Upbeat, bright strings carry “Mercury, the Winged Messenger” in on indeed feather-light feet, the woodwinds coming up a little in the background, harpstrings adding to the tune before solo piccolo (or maybe just a flute) takes the melody, then the strings come in very heavily as the piece gets louder and more insistent, before everything fades out back to the somewhat playful intro we heard, the kind of music that might remind the older among us of those Hanna-Barbera cartoons. There's a flurry of violins then, some xylophone and some bells before the track sort of fades out, like one of those will-o-the-wisps dancing over the marshes and disappearing into the fog.

Coming in very strongly then with powerful percussion and heavy violin and woodwind, certainly the most uptempo and powerful movement since “Mars”, “Jupiter, the bringer of Jollity” is another one you may have heard. In some ways it is similar to parts of Holst's countryman Elgar's “Pomp and circumstance march”, which you over there know as “Land of hope and glory”. There's a real sense of fiesta and joy about this piece, with its almost dancy rhythm (for the time), the sense of going around and around in a circle until heavy trumpets and trombones combine with solid drums to take the piece towards a more restrained, piccolo-led part and then into a stately, almost grave largo, harp and cello keeping counterpoint while the violins and brass carry the main tune.

It all breaks down then into another playful flute run with attendant viola before the trumpets and horns pull the movement towards its powerful, triumphant conclusion, a real fanfare that draws back in the stately march from earlier in the piece, more happy flutes and violins and then almost silence before the brass fanfares bring us back into the original rhythmic dance from near the beginning, which gets faster and faster, like someone spinning around until they get dizzy. A final fanfare and the drums break in heavily, leaving the trumpets to blare out the triumphant ending.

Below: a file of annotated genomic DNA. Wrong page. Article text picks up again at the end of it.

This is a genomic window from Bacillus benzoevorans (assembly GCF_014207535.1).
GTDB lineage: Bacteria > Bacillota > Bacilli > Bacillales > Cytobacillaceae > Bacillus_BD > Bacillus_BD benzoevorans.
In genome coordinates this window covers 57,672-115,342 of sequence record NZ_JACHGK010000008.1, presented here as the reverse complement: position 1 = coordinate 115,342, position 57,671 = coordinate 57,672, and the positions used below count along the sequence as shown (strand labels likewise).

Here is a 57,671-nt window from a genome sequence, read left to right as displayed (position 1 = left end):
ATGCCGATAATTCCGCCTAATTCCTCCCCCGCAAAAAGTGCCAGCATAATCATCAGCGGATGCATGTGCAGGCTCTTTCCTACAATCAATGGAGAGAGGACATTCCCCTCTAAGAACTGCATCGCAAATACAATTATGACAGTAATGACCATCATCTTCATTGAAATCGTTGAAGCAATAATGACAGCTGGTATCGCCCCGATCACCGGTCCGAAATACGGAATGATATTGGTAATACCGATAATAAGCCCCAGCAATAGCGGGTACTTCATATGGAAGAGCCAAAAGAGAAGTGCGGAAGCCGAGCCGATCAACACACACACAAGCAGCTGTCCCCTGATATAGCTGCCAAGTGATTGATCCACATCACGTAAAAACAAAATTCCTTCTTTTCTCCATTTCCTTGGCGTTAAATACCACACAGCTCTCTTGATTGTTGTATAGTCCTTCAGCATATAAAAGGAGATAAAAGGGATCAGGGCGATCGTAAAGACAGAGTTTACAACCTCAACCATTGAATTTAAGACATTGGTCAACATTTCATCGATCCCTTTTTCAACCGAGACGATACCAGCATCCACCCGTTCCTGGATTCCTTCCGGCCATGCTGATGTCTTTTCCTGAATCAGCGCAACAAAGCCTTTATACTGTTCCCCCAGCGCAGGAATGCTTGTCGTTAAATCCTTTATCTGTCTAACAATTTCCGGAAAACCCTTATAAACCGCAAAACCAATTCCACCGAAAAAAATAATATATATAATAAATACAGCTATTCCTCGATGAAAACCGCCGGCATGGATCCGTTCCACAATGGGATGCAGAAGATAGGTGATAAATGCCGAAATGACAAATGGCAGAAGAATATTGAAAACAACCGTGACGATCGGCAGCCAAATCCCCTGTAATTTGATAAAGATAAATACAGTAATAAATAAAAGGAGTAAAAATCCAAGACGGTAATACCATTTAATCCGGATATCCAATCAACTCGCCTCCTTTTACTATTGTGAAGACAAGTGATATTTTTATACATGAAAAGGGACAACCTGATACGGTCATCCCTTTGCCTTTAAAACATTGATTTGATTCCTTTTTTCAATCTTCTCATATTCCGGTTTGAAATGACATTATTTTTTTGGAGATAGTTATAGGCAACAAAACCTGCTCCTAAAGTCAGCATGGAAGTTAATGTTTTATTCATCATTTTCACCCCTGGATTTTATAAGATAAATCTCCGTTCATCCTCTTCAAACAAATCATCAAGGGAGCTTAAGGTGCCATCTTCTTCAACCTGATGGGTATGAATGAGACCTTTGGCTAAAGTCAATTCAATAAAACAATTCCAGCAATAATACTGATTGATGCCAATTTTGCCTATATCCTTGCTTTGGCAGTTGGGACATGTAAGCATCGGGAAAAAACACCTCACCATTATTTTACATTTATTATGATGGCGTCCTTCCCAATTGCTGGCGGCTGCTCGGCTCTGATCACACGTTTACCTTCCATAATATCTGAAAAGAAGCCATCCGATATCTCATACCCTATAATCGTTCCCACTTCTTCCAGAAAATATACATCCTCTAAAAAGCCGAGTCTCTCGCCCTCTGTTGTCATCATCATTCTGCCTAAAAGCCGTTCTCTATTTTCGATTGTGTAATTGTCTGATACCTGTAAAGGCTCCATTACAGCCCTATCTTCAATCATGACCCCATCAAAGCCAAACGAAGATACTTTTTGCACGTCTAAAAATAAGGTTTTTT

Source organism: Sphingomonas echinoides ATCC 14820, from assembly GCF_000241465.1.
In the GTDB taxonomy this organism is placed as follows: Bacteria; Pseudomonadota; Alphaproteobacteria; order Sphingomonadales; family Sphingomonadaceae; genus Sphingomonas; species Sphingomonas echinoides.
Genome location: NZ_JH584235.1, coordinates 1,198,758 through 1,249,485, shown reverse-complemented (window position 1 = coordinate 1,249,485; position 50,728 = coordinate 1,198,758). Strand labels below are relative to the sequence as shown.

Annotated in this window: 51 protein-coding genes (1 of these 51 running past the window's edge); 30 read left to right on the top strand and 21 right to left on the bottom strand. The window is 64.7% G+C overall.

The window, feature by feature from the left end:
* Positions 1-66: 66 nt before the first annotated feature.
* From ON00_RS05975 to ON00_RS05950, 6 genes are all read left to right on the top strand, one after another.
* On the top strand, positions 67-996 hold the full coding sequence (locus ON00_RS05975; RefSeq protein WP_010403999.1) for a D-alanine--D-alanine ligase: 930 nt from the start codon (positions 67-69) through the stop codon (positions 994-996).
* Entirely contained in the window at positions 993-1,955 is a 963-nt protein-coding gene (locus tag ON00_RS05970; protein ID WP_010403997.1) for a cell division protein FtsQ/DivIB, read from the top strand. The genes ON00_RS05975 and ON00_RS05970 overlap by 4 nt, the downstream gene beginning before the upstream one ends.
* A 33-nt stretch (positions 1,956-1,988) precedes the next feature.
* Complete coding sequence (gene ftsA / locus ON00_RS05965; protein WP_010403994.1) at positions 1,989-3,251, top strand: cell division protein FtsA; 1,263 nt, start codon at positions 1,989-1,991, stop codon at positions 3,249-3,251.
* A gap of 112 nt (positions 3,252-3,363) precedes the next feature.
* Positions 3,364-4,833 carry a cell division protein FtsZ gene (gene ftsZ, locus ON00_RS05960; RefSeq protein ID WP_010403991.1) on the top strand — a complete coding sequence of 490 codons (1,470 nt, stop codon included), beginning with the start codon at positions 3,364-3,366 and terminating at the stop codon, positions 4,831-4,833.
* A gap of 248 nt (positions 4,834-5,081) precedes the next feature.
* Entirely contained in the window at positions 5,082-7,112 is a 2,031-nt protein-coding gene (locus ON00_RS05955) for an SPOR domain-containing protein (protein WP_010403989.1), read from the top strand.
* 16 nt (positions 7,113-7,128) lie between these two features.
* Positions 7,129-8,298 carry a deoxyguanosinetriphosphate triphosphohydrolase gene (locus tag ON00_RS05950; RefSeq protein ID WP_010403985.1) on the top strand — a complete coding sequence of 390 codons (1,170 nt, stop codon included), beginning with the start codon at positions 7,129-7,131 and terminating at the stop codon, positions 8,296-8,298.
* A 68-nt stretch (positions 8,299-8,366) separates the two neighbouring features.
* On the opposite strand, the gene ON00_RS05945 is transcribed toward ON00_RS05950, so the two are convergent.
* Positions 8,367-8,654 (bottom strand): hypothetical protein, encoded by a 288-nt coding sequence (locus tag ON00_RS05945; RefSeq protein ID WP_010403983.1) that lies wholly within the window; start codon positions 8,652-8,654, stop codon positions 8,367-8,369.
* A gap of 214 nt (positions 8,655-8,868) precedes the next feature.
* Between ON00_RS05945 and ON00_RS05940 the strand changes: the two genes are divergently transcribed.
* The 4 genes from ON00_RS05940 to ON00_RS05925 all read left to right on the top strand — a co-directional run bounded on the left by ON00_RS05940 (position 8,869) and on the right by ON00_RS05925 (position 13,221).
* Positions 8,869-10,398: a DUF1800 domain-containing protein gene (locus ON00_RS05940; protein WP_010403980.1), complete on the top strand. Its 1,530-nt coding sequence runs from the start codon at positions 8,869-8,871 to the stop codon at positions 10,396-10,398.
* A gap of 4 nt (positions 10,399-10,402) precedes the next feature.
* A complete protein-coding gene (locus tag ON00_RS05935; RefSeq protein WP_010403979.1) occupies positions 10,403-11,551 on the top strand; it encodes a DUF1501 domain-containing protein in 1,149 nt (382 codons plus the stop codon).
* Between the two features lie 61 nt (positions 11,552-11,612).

Holst's own favourite, such as that he had one, in the suite was reported to be “Saturn, the bringer of Old Age”. It opens on low, ominous organ and bells, like the very approach of advancing age itself, with solo violin and then cello, a celesta keeping the slow heartbeat rhythm going, lower, more bassy cello then slowly approaching violins giving way to walking trumpets and trombone, then the strings soaring in a quite beautiful but grave way. This is in fact the longest of the compositions, coming in at just over eight and a half minutes. There's a very ominous feel about this piece, much more even than in the first movement. There at least, in war, one has a chance to survive if they can, but who can stand against the rigours of old age?

Swirling, frenetic violins are drawn in by heavy timpani and bass drums, and a sense of panic pervades the piece, then it all drops back to a slow and stately walk by the violins and clarinets too, with a glockenspiel and harp taking the tune as it gets much softer, sweet violins adding in to the mood, before it all goes dark and bassy again as the music swells against tubular bells, pealing out like those of a church or in a graveyard, ending on gorgeous, rising strings which fade away, almost as if ascending to the very heavens themselves, the tolling bell giving one last peal before it too dies away.